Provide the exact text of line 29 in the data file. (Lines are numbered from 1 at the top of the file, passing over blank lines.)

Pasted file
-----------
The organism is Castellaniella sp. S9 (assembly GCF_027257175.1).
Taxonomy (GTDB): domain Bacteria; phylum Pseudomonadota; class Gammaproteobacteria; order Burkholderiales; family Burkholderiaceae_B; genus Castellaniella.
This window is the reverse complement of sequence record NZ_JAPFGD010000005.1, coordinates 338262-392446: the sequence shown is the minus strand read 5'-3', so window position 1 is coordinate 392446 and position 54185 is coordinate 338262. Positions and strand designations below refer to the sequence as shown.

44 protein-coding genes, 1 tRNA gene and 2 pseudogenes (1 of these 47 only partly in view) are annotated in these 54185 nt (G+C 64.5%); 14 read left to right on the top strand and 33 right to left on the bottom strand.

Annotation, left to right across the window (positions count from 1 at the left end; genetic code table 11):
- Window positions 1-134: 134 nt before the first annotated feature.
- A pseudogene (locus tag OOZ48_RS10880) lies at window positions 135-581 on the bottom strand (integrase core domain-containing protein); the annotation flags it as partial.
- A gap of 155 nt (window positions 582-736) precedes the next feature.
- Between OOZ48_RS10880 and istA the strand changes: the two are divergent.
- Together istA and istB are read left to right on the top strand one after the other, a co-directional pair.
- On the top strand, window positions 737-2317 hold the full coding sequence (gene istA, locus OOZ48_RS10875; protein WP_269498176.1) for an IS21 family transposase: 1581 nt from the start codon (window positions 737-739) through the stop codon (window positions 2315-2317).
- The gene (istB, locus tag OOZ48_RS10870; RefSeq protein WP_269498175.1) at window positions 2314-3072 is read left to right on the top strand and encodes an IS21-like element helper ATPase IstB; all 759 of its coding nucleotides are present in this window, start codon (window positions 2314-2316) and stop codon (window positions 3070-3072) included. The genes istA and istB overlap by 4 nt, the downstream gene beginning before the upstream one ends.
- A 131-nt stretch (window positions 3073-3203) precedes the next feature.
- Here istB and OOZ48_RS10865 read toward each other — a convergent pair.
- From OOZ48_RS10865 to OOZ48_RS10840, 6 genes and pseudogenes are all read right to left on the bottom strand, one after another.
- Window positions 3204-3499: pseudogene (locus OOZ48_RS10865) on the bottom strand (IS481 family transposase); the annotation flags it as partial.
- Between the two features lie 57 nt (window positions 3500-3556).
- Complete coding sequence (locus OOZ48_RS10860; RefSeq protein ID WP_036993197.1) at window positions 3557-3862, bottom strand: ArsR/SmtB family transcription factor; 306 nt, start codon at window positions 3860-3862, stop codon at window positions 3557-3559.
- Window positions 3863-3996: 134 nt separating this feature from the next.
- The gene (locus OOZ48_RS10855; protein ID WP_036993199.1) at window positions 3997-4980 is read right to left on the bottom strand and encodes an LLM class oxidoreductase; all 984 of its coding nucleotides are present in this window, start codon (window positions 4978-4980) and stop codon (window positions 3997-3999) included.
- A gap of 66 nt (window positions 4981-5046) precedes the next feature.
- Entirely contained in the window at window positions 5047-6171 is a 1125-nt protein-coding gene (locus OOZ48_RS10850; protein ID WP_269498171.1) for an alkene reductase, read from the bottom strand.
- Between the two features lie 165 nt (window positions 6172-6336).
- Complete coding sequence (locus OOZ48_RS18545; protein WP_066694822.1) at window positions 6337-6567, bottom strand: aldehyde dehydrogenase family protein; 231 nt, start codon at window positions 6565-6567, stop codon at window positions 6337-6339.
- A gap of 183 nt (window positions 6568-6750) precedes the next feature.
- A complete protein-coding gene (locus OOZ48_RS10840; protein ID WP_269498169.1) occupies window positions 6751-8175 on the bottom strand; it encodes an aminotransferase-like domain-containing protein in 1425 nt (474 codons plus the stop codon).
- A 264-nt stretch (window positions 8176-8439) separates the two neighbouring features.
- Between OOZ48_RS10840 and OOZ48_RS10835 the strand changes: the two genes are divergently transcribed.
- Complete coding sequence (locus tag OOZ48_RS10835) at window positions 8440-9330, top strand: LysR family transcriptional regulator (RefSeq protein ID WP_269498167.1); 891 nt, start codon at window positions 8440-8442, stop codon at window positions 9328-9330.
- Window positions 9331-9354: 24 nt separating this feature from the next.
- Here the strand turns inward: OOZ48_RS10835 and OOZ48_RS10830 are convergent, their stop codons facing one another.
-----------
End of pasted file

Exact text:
- Complete coding sequence (locus tag OOZ48_RS10835) at window positions 8440-9330, top strand: LysR family transcriptional regulator (RefSeq protein ID WP_269498167.1); 891 nt, start codon at window positions 8440-8442, stop codon at window positions 9328-9330.